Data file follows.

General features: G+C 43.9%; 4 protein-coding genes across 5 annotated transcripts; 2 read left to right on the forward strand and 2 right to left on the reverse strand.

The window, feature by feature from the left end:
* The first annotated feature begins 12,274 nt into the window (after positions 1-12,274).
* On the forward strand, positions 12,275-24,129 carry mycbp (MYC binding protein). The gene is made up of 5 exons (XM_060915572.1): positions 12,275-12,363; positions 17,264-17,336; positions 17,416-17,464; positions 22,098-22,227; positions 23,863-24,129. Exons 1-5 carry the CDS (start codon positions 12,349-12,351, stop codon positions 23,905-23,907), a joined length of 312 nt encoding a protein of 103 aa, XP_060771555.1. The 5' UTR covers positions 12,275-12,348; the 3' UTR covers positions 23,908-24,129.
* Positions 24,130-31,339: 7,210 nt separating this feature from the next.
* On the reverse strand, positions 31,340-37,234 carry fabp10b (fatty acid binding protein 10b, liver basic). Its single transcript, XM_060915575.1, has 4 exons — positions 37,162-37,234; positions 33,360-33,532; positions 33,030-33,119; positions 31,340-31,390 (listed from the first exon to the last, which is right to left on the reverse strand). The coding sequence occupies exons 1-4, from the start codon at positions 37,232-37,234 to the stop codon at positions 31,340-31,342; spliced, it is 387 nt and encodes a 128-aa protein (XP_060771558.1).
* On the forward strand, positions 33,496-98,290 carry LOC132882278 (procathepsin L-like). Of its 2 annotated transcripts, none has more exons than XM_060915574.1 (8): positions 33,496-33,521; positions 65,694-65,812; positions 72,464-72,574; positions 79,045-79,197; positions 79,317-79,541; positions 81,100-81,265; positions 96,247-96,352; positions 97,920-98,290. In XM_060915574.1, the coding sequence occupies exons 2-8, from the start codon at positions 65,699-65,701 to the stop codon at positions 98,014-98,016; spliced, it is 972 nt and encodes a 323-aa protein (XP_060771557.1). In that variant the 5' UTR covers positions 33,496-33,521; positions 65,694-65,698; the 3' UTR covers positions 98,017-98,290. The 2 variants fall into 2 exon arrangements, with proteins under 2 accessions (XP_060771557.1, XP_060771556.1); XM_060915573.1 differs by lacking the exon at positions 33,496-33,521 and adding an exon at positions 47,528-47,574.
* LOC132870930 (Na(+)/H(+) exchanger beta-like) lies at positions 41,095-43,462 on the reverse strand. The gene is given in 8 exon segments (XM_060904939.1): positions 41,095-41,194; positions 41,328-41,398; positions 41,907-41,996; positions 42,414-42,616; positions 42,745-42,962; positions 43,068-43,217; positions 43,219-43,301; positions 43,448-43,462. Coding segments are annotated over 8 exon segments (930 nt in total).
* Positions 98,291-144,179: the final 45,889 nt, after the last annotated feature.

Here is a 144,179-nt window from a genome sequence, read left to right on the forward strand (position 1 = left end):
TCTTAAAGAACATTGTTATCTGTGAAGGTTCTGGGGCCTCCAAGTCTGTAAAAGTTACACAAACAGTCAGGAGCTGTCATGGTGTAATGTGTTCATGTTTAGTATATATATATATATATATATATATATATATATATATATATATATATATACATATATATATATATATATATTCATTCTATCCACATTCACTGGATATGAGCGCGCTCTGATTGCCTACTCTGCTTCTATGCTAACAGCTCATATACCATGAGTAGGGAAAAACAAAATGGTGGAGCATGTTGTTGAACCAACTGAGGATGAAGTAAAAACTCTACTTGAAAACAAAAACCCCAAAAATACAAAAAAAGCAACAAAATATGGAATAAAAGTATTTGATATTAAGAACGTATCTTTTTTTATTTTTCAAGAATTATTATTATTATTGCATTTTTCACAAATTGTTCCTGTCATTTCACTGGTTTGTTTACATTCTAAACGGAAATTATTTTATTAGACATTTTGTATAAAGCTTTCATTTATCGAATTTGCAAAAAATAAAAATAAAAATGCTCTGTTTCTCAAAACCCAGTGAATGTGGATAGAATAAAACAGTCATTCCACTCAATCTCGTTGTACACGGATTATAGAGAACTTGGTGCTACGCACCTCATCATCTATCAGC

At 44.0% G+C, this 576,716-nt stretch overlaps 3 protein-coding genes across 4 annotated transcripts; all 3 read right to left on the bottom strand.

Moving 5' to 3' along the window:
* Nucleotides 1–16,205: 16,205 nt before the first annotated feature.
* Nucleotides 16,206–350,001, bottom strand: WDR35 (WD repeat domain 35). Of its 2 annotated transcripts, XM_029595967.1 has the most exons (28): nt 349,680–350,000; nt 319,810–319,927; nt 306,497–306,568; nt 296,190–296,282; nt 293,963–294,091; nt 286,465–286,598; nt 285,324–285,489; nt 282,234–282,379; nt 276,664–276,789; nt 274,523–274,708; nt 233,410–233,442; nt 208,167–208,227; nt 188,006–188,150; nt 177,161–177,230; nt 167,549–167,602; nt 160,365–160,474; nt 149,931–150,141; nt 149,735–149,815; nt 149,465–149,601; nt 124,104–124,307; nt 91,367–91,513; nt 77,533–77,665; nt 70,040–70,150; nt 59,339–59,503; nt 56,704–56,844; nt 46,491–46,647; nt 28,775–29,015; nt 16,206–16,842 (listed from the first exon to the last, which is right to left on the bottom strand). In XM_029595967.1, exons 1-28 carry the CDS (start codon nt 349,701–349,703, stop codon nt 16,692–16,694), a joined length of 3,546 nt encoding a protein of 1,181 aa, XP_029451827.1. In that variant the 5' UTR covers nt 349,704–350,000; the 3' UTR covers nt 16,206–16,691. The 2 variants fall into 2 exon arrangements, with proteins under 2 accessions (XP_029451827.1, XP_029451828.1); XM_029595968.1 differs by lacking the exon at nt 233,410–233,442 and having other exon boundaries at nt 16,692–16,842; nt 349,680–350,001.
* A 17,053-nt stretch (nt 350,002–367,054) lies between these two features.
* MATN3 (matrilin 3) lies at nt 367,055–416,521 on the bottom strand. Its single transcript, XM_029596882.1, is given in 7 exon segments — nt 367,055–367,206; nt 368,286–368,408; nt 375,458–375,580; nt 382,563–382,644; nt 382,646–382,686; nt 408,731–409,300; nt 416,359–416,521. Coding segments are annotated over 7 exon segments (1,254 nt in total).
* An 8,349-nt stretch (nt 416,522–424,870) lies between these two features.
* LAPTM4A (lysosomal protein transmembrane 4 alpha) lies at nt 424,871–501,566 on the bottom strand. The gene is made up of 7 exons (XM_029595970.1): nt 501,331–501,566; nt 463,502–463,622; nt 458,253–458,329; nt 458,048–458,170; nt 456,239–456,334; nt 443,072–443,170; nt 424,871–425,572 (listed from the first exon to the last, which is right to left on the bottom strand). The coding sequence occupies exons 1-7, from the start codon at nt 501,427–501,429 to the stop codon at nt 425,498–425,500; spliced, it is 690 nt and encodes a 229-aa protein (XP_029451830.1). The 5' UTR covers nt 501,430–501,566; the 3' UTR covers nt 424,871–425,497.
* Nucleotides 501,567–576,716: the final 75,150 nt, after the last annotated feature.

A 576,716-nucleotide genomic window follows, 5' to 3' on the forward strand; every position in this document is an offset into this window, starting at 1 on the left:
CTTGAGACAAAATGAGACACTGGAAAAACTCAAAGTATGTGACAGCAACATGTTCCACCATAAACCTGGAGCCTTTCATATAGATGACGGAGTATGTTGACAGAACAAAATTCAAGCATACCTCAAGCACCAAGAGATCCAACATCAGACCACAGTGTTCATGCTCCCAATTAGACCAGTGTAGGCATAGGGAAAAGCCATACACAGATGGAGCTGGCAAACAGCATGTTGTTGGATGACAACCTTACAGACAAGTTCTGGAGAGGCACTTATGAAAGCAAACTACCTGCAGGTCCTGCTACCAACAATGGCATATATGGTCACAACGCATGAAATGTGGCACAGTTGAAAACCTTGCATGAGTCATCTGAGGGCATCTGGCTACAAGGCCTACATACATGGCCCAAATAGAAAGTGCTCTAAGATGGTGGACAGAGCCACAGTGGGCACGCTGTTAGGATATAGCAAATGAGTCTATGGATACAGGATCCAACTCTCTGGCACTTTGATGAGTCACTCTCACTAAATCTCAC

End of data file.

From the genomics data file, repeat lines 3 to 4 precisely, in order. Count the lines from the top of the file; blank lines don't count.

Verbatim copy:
* The first annotated feature begins 12,274 nt into the window (after positions 1-12,274).
* On the forward strand, positions 12,275-24,129 carry mycbp (MYC binding protein). The gene is made up of 5 exons (XM_060915572.1): positions 12,275-12,363; positions 17,264-17,336; positions 17,416-17,464; positions 22,098-22,227; positions 23,863-24,129. Exons 1-5 carry the CDS (start codon positions 12,349-12,351, stop codon positions 23,905-23,907), a joined length of 312 nt encoding a protein of 103 aa, XP_060771555.1. The 5' UTR covers positions 12,275-12,348; the 3' UTR covers positions 23,908-24,129.